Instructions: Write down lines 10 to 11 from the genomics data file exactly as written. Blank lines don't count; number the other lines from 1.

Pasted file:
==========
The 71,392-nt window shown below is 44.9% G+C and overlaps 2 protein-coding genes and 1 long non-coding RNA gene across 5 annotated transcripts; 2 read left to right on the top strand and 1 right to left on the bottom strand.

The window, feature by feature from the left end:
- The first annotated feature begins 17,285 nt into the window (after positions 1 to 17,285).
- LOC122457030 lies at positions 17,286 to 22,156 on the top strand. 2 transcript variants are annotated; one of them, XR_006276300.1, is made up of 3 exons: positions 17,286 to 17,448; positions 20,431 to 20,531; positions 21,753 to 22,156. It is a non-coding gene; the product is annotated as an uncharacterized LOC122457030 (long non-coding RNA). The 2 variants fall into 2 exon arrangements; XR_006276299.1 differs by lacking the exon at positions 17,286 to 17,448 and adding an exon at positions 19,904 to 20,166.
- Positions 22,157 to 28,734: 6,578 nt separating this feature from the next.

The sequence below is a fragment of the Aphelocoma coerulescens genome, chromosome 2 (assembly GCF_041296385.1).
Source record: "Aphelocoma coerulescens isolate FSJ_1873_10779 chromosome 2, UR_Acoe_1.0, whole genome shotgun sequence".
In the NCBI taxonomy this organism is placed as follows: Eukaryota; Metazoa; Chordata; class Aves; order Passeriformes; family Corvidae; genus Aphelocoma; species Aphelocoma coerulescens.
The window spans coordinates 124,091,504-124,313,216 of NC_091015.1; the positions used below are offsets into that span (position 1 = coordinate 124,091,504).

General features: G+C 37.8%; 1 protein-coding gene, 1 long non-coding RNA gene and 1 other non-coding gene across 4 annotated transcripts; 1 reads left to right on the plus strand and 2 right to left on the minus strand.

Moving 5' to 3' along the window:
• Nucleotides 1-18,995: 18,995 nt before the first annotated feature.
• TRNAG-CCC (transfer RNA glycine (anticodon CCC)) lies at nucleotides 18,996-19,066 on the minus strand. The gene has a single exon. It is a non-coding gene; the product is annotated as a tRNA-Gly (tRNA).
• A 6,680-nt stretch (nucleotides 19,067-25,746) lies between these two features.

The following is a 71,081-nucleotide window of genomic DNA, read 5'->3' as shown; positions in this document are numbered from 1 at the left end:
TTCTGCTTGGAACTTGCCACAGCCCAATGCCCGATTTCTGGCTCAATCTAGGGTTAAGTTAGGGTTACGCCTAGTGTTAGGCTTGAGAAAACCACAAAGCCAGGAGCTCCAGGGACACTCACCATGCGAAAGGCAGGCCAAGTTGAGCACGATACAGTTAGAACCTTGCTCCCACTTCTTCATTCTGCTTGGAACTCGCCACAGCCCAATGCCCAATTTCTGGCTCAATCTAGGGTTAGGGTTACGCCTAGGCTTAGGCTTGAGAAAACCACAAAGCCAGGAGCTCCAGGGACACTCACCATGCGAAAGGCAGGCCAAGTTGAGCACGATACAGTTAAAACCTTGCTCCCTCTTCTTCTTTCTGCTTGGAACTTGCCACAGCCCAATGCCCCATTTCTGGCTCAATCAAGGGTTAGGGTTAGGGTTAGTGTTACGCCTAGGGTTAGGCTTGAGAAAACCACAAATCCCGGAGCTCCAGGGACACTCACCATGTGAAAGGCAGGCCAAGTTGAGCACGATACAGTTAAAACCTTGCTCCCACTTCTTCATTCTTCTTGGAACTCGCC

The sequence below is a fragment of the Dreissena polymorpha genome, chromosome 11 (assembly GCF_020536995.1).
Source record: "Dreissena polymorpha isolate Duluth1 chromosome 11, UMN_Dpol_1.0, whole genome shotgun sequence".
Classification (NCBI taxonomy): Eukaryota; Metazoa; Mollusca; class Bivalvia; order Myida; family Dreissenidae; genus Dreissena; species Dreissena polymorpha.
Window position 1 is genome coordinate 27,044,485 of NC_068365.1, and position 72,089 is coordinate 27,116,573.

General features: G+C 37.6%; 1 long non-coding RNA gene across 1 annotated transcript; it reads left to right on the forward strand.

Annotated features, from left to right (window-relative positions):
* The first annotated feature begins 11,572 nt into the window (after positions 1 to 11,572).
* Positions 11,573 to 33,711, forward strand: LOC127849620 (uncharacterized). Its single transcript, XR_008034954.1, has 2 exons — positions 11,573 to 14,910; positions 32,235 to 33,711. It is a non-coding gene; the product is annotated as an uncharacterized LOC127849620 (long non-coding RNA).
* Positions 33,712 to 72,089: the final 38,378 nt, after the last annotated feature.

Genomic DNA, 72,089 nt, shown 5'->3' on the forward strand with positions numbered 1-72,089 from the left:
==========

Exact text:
General features: G+C 37.8%; 1 protein-coding gene, 1 long non-coding RNA gene and 1 other non-coding gene across 4 annotated transcripts; 1 reads left to right on the plus strand and 2 right to left on the minus strand.

Moving 5' to 3' along the window: